FAUCI: Well, that's a very good question. I mean, obviously, you can tell the difference in the early symptomatology because the early symptomatology of COVID is very much like a common cold - often with sore throat, running noses and things like that. So it is a difficult situation. That's the reason why we're trying to get as many tests possible. Many of them are going to be negative, and that's a good thing. You don't want to see a lot of positive tests. But getting people to relieve the anxiety that they have about what they think might be the early onset of COVID is going to be very important.

MARTÍNEZ: Now, last week, we learned that children under 5 will have to wait some more for a safe and reliable COVID vaccine. What is it that you'd like families with children under 5 to know right now, to have in their heads right now?

FAUCI: Well, until we get vaccines available for children under 5 - and unfortunately, as you mentioned, there will be somewhat of a delay because the tests showed that they really likely need three doses for children, particularly between 2 and 4. And they want to get that correct rather than get it quickly. But the advice for parents and relatives who have children who are less than 5 years old - the best way to protect them is to surround the children with people who are vaccinated and boosted. That's the best way to protect them. Keep them in an environment where the people around them are very unlikely to be infected.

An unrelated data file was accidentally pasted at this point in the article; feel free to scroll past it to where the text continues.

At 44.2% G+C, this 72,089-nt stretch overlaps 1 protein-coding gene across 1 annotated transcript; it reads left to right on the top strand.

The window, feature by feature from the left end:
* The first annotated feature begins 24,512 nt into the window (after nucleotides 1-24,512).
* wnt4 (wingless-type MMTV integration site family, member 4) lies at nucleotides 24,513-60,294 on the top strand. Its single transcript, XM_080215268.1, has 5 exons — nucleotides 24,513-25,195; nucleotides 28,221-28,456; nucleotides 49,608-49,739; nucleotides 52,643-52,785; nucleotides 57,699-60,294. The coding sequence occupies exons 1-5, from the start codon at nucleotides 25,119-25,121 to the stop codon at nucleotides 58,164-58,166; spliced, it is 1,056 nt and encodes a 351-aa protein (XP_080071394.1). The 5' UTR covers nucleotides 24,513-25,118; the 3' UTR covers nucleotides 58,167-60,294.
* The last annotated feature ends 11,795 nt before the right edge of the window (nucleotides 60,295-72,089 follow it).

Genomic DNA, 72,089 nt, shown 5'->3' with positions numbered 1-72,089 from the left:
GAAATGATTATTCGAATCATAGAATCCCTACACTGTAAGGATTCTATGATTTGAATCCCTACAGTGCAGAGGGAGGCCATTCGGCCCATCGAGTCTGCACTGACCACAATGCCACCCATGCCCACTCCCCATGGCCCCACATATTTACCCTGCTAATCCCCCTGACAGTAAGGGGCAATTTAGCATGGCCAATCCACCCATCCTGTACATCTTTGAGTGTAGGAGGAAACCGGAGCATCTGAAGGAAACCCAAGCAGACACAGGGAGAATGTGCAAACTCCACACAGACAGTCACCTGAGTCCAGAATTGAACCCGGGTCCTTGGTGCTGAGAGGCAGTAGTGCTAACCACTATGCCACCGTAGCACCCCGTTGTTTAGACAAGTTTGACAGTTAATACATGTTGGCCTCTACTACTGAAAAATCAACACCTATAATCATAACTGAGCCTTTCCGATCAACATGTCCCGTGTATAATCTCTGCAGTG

MARTÍNEZ: We're less than a month away from it being two years since the CDC confirmed the first case of coronavirus in the U.S. What do you say, Doctor, to anyone who feels like at best we're running in place and most of the time either caught off guard or playing catch-up with COVID?

FAUCI: Well, this is a very, very formidable virus. There's no doubt about it. I mean, the original ancestral strain itself - and then we've been hit with multiple waves - alpha, beta, delta and now omicron. We are making a lot of progress. We have vaccines now which we didn't have before. And I think that is going to be the solution to get us out of this - together with mitigation, like mask-wearing where appropriate.

FAUCI: President Biden's chief medical adviser, Dr. Anthony Fauci - Doctor, thanks a lot.

FAUCI: Thank you.

(SOUNDBITE OF STAN FOREBEE'S "REFLECTIONS") Transcript provided by NPR, Copyright NPR.